if current_node.is_left_child():
            current_node.leftChild.parent = current_node.parent
            current_node.parent.leftChild = current_node.leftChild
        elif current_node.is_right_child():
            current_node.leftChild.parent = current_node.parent
            current_node.parent.rightChild = current_node.leftChild
        if current_node.is_left_child():
            current_node.rightChild.parent = current_node.parent
            current_node.parent.leftChild = current_node.rightChild
        elif current_node.is_right_child():
            current_node.rightChild.parent = current_node.parent
            current_node.parent.rightChild = current_node.rightChild

If a node has two children, then it is unlikely that we can simply promote one of them to take the node’s place. We can, however, search the tree for a node that can be used to replace the one scheduled for deletion.

What we need is a node that will preserve the binary search tree relationships for both of the existing left and right subtrees. The node that will do this is the node that has the next-largest key in the tree. We call this node the successor, and we will look at a way to find the successor shortly.

The successor is guaranteed to have no more than one child, so we know how to remove it using the two cases for deletion that we have already implemented.

Deleting a Node With Two Children

Deleting Node 18, a node with two children
elif current_node.has_both_children():
    successor = current_node.find_successor()
    current_node.key = successor.key
    current_node.payload = successor.payload

There are three cases to consider when looking for the successor:

  1. If the node has a right child, then the successor is the smallest key in the right subtree
  2. If the node has no right child and is the left child of its parent, then the parent is the successor
  3. If the node is the right child of its parent, and itself has no right child, then the successor to this node is the successor of its parent, excluding this node.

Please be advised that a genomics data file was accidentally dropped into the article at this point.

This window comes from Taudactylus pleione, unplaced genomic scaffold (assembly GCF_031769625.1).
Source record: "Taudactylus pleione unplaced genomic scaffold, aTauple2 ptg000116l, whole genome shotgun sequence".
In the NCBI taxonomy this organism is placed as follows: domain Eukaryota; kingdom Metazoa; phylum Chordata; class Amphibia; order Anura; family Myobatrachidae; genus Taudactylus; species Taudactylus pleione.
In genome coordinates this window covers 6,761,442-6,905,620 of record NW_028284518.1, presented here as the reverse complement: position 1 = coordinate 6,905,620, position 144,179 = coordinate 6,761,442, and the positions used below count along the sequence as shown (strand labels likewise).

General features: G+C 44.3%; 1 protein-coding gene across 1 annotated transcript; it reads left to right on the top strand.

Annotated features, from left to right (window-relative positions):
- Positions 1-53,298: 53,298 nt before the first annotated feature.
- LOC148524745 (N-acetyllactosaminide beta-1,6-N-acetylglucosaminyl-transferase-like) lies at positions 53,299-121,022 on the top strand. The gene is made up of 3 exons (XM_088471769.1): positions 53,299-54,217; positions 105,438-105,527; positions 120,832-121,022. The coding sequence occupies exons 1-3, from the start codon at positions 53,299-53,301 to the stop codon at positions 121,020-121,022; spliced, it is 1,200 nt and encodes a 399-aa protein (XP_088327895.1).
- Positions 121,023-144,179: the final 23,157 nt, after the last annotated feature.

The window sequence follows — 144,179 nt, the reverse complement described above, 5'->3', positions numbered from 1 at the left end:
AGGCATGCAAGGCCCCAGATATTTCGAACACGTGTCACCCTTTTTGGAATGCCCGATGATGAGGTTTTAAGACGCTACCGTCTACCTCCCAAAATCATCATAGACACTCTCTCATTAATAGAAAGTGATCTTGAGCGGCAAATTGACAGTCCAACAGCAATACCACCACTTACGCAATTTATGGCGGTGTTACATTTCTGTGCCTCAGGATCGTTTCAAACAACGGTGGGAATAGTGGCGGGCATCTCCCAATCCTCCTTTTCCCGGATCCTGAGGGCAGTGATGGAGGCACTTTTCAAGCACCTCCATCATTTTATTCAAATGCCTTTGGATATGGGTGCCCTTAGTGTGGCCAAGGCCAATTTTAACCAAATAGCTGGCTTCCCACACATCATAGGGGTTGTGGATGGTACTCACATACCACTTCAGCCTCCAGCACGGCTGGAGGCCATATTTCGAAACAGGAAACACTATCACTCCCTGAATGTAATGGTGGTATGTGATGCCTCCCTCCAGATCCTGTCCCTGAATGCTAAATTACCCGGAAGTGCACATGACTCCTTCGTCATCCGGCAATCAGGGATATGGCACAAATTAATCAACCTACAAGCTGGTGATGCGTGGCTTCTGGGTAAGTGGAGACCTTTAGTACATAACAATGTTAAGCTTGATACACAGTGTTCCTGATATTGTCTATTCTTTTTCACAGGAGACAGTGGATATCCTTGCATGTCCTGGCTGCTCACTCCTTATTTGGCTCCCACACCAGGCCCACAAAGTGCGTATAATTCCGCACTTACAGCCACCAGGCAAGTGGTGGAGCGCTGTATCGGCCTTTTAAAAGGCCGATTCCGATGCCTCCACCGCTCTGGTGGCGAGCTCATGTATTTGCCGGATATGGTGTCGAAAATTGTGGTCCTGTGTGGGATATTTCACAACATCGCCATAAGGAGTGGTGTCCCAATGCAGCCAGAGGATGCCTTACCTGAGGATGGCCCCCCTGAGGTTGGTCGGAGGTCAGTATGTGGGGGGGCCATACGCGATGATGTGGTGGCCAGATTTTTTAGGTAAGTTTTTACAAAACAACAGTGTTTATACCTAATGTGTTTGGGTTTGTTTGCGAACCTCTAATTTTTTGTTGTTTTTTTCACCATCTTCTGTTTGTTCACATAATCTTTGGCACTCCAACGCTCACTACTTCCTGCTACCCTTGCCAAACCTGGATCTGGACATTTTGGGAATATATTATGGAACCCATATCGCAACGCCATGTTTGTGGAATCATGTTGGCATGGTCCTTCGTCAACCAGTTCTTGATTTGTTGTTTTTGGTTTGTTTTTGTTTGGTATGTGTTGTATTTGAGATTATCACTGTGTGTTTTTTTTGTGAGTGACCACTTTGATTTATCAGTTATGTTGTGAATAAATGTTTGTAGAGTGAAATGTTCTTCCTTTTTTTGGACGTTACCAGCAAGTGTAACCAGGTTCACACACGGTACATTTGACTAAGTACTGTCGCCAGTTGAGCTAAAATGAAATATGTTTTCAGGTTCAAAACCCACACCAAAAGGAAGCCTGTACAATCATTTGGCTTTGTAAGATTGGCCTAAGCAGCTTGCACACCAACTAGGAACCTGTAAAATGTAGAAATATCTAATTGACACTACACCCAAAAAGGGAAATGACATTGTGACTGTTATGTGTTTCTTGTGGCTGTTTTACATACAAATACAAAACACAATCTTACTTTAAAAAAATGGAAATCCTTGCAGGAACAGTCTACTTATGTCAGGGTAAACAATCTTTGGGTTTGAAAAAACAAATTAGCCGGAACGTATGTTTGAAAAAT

def splice_out(self):
    if self.is_leaf():
        if self.is_left_child():
            self.parent.leftChild = None
            self.parent.rightChild = None
    elif self.has_any_children():
        if self.has_left_child():
            if self.is_left_child():
                self.parent.leftChild = self.leftChild
                self.parent.rightChild = self.leftChild
            self.leftChild.parent = self.parent
            if self.is_left_child():
                self.parent.leftChild = self.rightChild
                self.parent.rightChild = self.rightChild
            self.rightChild.parent = self.parent

def find_successor(self):
    successor = None
    if self.has_right_child():
        successor = self.rightChild.find_min()
        if self.parent:
            if self.is_left_child():
                successor = self.parent
                self.parent.rightChild = None
                successor = self.parent.find_successor()
                self.parent.rightChild = self
    return successor

def find_min(self):
    current = self
    while current.has_left_child():
        current = current.leftChild
    return current

def replace_node_data(self, key, value, lc, rc):
    self.key = key
    self.payload = value
    self.leftChild = lc
    self.rightChild = rc
    if self.has_left_child():
        self.leftChild.parent = self
    if self.has_right_child():
        self.rightChild.parent = self

Full Implementation Code

Full implementation code can be found at my GitHub page.